Through her stories I had a taste of her life at Juilliard during the famous “Van Cliburn years.” Shirley Aronoff was a student at the time of Dean Mark Schubart. She was a charming and talented girl, although given to practical jokes. She would put frogs in her teacher's studio or salt in her tea, or she would hide outside the window (leading to the terrace) to hear the deliberations of the piano jury. One day, Madame Lhevinne asked me to listen to a 78 record. I thought, “For sure it is her playing or Josef Lhevinne's.” It was no music; it sounded like Madame talking, something nasal. When my teacher started to laugh in her typical rhythm, I realized that the voice on the record was an imitation. Shirley Aronoff and her friend had captured every inflection of Madame Lhevinne's manner. On the record we heard: “David! David! Open the windows a little less!” (a phrase often cited as an example of her English syntax). Then came, “Madame Lhevinne, Carl Philip Emmanuel said to start the ornaments on the beat.” “Then go and study with C.P.E. Bach!”

Rosina's laugh became contagious. Sarah, her faithful maid, was wiping her tears, sniffling vigorously. I was busy noting most of the record and also enjoying it.

Madame Lhevinne liked Sarah to be part of the family. Once Sarah was asked to give her opinion of my playing. I was practicing while she set the table for dinner. After my last note, Sarah looked at me with her big black eyes and told me, “Madeleine, you play beautiful!” Madame Lhevinne who had heard the whole thing from her bedroom called out, “You know, Mr. Lhevinne always felt happy when Sarah liked his playing. He said she is not musical, but she has a heart!”

Sarah was considerate. I remember the occasion of the string. That weekend, she was not going home. Since Madame Lhevinne would wake up at night, Sarah found a system: she put a string around her arm, passed it under the bedroom door, and attached it to Madame's hand. Madame would only have to shake it whenever she needed Sarah, without waking me up. And it worked. I did not wake up, and the next day, they reported the success to me.

At other times, Sarah complained that she could stand one “spitfire” but not two, and she was right.

One day, I had had it. It was exam time at Juilliard. Exhausted after an incredible amount of “little services,” I locked myself in the bathroom (with my books). It must have been a first in the whole history of Madame Lhevinne's girls Friday. After that, I was punished a whole week: the great and proud Russian lady sulked in silence.

But she could also have sudden bursts of generosity. I had been invited to perform piano works at a mansion at Gramercy Park. I was to wear a concert dress because it was a formal party. Since Rubenstein and Menuhin had played in this “salon,” there was no need to expect any fee from the gentleman, but I was to thank him for the honor to play for such an elegant audience formed by his friends. Madame Lhevinne was offended that no cab had been sent for me from the wealthy Maecenas. She gave me a ten dollar bill for a taxi back and forth, saying: "Le cochon! Le cochon!"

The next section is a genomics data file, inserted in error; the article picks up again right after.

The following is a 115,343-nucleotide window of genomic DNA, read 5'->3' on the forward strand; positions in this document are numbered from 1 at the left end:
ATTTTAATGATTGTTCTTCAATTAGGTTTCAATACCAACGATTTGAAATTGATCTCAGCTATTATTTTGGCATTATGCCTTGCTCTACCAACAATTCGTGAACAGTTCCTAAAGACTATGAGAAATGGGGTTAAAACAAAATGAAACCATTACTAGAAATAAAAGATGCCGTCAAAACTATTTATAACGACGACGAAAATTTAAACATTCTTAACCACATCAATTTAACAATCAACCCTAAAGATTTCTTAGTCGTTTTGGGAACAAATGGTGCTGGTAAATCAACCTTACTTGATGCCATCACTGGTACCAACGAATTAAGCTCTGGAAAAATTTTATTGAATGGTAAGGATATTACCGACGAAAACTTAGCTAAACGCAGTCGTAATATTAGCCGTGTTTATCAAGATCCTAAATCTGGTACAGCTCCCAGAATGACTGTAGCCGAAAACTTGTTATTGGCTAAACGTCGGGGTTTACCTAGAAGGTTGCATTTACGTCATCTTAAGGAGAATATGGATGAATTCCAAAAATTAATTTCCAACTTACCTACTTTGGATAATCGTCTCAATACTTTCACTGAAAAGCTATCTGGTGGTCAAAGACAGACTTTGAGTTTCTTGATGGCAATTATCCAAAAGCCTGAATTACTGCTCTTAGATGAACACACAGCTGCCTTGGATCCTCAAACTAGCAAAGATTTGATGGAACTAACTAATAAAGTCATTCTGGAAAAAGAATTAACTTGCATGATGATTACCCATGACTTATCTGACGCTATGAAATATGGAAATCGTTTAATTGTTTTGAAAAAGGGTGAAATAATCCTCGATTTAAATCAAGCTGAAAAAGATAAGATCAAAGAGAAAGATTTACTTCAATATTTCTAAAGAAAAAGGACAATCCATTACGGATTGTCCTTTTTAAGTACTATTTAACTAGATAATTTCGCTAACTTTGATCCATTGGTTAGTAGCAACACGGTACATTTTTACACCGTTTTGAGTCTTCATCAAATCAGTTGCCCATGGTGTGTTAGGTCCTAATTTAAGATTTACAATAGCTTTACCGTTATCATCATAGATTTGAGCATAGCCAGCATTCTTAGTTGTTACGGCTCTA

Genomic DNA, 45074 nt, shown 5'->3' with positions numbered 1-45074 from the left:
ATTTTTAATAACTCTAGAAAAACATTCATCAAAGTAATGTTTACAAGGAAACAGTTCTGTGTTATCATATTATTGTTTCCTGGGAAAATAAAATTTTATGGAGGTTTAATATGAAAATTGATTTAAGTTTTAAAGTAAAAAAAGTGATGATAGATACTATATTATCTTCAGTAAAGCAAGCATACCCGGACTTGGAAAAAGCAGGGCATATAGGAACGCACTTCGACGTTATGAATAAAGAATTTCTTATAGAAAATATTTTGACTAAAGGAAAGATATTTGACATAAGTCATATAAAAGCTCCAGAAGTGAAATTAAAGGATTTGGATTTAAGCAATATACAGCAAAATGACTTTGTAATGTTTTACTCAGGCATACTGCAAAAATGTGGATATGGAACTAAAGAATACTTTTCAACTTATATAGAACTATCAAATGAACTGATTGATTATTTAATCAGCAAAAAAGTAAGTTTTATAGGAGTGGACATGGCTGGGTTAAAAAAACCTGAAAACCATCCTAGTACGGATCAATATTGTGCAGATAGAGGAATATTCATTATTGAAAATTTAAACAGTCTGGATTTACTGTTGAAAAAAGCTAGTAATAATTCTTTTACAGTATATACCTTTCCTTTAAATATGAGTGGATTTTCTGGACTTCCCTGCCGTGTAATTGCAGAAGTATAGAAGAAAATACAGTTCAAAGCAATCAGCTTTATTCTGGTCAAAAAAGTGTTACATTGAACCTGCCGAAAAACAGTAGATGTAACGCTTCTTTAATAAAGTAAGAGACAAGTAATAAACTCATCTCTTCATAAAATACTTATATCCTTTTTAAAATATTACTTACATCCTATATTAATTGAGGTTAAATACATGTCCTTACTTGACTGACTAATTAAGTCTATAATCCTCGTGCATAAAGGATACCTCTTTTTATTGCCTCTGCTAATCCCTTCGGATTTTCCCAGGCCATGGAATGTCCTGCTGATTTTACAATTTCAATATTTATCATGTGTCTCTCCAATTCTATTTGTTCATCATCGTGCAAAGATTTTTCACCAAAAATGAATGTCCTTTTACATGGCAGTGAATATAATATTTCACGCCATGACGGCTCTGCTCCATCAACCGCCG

Her generosity could be hard on her friends when her students got important engagements. When I played on NBC Television, she was so proud that she called all her friends to make sure they would watch the program. She called an important friend of hers at his country house—a fact that touched me, but also embarrassed me, for I am sure that he did not really care if I was playing or not.

During one of her illnesses, Madame Lhevinne had decided that I should take lessons from Martin Canin, then her assistant at Juilliard. One evening, I came in tears from his lesson. I had played particularly badly, and Martin had told me my “four truths.” Madame Lhevinne reacted like a grandmother. I had to sit on her bed and tell her everything. She was very moved by my sincere sorrow, hugged me, and kissed me, finding warm words to stop my tears: “Don't cry like this; it hurts me; you are a very good pianist; I love your playing; I am going to call Martin right away!” I had to convince her not to do it, for I knew too well that I was at fault. I had neglected my piano. And I had crossed the Atlantic to come and study at Juilliard? From that day on, my conscience heavy, I practiced with care.

I wonder if any of her numerous girls Friday ever had the idea to write about Rosina Lhevinne. I was one of her very last ones. Rosina helped me smooth my asperities; I helped her realize that a French girl was the product of the Revolution, and that Imperial Russia was no more. When I evoke my teacher, I can see her black eyes frosty with anger, or her smile childish and tender, or the lady wrapped in silence, or the friend confiding and laughing—in short, an exceptional human being.

If I may borrow from Agatha Fassett, I saw the "Naked Face" of her talent.

At her graduation from Juilliard, the author (left) and Madame Lhevinne